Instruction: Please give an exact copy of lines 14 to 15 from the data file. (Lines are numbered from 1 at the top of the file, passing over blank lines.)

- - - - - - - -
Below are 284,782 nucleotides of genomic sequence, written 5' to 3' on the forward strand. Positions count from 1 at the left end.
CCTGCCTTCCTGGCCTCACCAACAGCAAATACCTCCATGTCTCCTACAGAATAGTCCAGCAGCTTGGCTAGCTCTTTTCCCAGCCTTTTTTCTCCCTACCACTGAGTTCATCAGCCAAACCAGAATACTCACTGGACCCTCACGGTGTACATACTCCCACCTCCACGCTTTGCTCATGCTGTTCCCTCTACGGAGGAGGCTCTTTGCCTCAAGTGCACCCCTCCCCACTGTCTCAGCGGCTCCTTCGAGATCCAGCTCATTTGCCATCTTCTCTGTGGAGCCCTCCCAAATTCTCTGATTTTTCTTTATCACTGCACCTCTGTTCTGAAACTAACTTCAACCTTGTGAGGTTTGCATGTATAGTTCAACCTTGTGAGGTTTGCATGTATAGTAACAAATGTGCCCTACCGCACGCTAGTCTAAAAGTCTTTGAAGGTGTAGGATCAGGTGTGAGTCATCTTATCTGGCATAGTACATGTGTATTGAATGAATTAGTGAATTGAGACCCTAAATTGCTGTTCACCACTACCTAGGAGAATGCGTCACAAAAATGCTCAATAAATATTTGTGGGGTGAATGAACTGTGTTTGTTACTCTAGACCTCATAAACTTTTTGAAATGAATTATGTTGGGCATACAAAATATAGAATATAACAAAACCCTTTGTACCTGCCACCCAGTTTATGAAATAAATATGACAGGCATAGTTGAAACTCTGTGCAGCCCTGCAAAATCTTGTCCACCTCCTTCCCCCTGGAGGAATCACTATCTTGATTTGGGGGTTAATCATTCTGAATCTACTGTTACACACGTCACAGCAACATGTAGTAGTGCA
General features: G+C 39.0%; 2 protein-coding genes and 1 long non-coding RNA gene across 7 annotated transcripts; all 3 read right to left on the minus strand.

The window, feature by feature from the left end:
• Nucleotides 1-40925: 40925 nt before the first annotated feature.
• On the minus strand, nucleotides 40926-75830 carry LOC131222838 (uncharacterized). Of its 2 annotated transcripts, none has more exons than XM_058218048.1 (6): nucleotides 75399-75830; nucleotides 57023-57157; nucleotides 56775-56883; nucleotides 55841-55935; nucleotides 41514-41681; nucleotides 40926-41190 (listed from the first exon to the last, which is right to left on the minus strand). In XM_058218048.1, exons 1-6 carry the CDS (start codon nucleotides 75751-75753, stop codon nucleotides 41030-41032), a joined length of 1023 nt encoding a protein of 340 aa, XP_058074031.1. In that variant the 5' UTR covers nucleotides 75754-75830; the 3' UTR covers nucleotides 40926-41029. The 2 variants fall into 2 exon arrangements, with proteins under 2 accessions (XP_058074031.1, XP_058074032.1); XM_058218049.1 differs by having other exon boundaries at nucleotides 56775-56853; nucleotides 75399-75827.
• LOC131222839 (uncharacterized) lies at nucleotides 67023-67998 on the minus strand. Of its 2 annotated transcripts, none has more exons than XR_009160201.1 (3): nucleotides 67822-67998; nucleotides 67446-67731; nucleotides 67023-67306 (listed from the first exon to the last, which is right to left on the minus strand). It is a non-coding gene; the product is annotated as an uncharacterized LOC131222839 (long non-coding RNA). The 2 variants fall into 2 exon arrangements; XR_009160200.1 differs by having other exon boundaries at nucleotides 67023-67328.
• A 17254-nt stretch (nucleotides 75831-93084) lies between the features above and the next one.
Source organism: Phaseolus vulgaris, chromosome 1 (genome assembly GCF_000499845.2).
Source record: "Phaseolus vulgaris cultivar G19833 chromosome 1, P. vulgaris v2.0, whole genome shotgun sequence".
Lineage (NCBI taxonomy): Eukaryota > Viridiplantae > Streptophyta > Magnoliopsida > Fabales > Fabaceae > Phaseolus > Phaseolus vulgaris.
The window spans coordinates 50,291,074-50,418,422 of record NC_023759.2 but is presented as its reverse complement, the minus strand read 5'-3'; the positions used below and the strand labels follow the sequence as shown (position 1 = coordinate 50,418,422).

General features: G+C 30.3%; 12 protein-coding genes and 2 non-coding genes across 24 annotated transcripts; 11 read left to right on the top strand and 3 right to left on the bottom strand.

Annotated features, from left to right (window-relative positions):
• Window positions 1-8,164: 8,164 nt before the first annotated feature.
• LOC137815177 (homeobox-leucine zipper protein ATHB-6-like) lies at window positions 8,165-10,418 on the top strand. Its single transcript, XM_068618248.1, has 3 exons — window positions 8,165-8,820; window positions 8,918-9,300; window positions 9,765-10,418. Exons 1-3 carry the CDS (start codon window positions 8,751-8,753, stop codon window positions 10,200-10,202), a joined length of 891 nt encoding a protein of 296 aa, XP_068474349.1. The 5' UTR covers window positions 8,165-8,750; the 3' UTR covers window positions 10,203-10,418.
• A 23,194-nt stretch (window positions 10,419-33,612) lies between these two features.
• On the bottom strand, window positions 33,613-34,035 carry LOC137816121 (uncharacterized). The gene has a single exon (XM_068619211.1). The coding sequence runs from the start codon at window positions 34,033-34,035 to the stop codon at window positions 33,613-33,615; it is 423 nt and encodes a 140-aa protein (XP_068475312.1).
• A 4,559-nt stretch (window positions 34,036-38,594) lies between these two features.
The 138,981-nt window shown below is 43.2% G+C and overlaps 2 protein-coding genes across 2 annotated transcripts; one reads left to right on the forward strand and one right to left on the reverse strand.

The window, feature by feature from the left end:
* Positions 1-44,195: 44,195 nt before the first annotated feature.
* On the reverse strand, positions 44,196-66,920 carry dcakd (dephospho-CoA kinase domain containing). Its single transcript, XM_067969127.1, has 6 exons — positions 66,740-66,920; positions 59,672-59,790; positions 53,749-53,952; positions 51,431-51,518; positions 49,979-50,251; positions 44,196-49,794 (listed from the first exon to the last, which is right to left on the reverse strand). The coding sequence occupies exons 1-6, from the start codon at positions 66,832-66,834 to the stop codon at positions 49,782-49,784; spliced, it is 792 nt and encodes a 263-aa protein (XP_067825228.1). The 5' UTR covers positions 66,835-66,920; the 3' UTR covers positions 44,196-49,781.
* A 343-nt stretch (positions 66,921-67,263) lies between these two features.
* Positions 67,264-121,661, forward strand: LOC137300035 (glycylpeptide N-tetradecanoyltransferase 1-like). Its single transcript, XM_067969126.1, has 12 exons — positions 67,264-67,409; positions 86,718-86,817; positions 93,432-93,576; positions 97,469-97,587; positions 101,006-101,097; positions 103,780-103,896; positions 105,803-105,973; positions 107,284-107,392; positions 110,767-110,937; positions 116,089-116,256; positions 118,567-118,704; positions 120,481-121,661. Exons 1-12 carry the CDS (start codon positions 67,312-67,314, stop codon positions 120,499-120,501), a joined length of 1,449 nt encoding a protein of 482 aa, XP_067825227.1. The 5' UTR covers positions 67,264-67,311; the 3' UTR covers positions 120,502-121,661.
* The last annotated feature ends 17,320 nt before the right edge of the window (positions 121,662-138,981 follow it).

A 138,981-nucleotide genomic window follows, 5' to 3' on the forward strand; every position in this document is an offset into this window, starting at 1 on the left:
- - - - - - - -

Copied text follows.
Annotated features, from left to right (window-relative positions):
• Window positions 1-8,164: 8,164 nt before the first annotated feature.